#pragma once vs. #ifndef/#define

After getting in an extended discussion about the supposed performance tradeoff between #pragma once and #ifndef guards vs. the argument of correctness or not (I was taking the side of #pragma once based on some relatively recent indoctrination to that end), I decided to finally test the theory that #pragma once is faster because the compiler doesn’t have to try to re-#include a file that had already been included.

For the test, I automatically generated 500 header files with complex interdependencies, and had a .c file that #includes them all. I ran the test three ways, once with just #ifndef, once with just #pragma once, and once with both. I performed the test on a fairly modern system (a 2014 MacBook Pro running OSX, using XCode’s bundled Clang, with the internal SSD).

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The problem with select() vs. poll()

The UNIX select() API should have been deprecated years ago. While unsafe operations like sscanf(), sprintf(), gets(), and so forth all provide compile-time deprecation warnings, select() is also incredibly dangerous and has a more modern, safer replacement (poll()), but yet people continue to use it.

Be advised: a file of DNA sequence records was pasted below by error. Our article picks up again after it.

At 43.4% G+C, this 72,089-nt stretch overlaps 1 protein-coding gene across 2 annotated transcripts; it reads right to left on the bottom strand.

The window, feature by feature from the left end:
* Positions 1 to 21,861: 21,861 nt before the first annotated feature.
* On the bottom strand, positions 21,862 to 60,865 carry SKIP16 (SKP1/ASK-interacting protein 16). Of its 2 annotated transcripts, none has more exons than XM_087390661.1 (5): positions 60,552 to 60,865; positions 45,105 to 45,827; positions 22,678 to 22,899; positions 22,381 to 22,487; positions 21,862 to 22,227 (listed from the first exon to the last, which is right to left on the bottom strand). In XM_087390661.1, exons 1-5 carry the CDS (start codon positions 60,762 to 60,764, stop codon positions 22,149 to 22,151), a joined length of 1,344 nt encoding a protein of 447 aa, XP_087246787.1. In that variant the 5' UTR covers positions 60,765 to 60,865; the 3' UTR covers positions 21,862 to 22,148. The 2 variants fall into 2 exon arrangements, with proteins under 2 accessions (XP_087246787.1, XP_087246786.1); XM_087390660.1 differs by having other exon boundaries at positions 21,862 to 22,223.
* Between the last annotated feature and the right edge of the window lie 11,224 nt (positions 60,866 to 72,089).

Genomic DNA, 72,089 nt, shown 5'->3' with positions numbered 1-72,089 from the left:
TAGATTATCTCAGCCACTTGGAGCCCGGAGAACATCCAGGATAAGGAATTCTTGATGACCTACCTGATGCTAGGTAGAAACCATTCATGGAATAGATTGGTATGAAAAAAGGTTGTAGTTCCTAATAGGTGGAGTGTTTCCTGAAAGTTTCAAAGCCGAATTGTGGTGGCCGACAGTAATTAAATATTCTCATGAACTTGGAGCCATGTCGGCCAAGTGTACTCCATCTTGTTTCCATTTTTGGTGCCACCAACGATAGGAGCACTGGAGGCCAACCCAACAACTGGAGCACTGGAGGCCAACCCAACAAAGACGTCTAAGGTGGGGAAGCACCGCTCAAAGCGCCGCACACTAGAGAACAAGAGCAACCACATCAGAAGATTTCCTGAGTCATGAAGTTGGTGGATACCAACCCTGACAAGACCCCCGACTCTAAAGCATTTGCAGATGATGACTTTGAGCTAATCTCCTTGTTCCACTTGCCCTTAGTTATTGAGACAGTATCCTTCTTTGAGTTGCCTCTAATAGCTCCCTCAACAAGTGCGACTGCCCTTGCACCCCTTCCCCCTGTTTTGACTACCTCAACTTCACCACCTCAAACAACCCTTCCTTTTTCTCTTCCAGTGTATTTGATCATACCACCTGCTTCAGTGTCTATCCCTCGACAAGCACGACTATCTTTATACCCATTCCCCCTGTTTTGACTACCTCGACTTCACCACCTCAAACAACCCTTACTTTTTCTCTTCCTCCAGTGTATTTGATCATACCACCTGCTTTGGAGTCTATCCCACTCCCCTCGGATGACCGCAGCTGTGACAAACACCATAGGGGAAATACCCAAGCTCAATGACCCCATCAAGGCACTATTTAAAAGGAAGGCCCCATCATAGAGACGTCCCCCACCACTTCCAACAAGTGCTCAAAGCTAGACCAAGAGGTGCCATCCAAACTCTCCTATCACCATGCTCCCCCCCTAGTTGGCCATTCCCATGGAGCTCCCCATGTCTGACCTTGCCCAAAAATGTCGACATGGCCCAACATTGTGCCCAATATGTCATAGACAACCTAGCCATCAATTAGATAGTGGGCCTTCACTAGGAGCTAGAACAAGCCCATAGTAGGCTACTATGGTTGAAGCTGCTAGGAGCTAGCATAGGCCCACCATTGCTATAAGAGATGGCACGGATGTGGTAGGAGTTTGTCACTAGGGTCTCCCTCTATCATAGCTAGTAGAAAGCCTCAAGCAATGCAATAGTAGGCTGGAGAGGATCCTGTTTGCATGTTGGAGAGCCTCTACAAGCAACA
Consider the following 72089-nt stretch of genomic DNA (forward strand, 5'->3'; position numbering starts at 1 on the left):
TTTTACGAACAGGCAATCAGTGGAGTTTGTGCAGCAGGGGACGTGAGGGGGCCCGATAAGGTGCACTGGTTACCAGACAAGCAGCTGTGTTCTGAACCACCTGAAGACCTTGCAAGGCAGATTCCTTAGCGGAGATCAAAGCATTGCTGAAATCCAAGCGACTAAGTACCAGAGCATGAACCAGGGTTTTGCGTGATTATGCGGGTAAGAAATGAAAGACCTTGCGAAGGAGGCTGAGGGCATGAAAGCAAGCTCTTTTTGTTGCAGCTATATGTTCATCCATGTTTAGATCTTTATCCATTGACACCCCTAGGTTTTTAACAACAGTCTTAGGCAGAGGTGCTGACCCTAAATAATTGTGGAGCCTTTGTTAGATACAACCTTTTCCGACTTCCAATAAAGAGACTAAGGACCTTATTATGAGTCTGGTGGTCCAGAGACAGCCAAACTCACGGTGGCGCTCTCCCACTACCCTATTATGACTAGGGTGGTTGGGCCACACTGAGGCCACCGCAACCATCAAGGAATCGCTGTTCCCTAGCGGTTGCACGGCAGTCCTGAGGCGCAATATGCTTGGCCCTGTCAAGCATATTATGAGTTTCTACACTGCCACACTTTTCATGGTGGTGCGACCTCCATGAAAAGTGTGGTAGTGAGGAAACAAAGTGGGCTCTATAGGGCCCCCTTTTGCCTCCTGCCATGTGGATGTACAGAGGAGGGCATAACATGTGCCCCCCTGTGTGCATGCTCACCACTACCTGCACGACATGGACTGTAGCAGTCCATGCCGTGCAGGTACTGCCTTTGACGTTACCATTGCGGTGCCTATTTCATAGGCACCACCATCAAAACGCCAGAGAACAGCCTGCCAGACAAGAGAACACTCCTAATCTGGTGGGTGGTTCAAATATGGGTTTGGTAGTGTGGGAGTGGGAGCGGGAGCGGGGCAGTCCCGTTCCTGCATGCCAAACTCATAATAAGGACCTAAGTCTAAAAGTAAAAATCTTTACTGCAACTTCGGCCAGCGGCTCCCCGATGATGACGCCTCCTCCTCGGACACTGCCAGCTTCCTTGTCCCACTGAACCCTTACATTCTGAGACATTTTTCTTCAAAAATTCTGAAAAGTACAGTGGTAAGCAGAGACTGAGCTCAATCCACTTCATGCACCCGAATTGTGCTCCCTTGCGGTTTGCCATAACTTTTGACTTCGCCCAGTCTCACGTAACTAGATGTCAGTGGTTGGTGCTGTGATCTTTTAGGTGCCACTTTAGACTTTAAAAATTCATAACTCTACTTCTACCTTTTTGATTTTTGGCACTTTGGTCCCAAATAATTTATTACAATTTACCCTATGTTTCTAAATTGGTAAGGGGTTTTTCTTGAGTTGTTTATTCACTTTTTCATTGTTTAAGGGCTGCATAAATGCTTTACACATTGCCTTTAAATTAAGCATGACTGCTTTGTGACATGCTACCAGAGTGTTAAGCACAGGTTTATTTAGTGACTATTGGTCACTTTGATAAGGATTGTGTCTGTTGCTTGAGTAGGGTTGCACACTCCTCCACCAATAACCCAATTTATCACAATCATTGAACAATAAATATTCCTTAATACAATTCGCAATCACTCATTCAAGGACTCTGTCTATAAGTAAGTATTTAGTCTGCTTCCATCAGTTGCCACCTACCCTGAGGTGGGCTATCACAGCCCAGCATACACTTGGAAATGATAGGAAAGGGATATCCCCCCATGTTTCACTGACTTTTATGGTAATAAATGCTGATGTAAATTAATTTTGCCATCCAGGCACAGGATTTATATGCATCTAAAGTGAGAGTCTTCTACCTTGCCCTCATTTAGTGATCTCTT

The problem is that it doesn’t scale. In this case, “not scaling” doesn’t just mean it’s bad for performance, “not scaling” means it can destroy your call stack, crash your process, and leave it in a state that is incredibly difficult to debug.

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xmousekeys

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This is a simple program for moving the mouse cursor around from a script. Useful as something to bind to a key event in window managers which allow such a thing but don’t have built-in keyboard-mouse functionality (such as pwm).

xmousekeys.c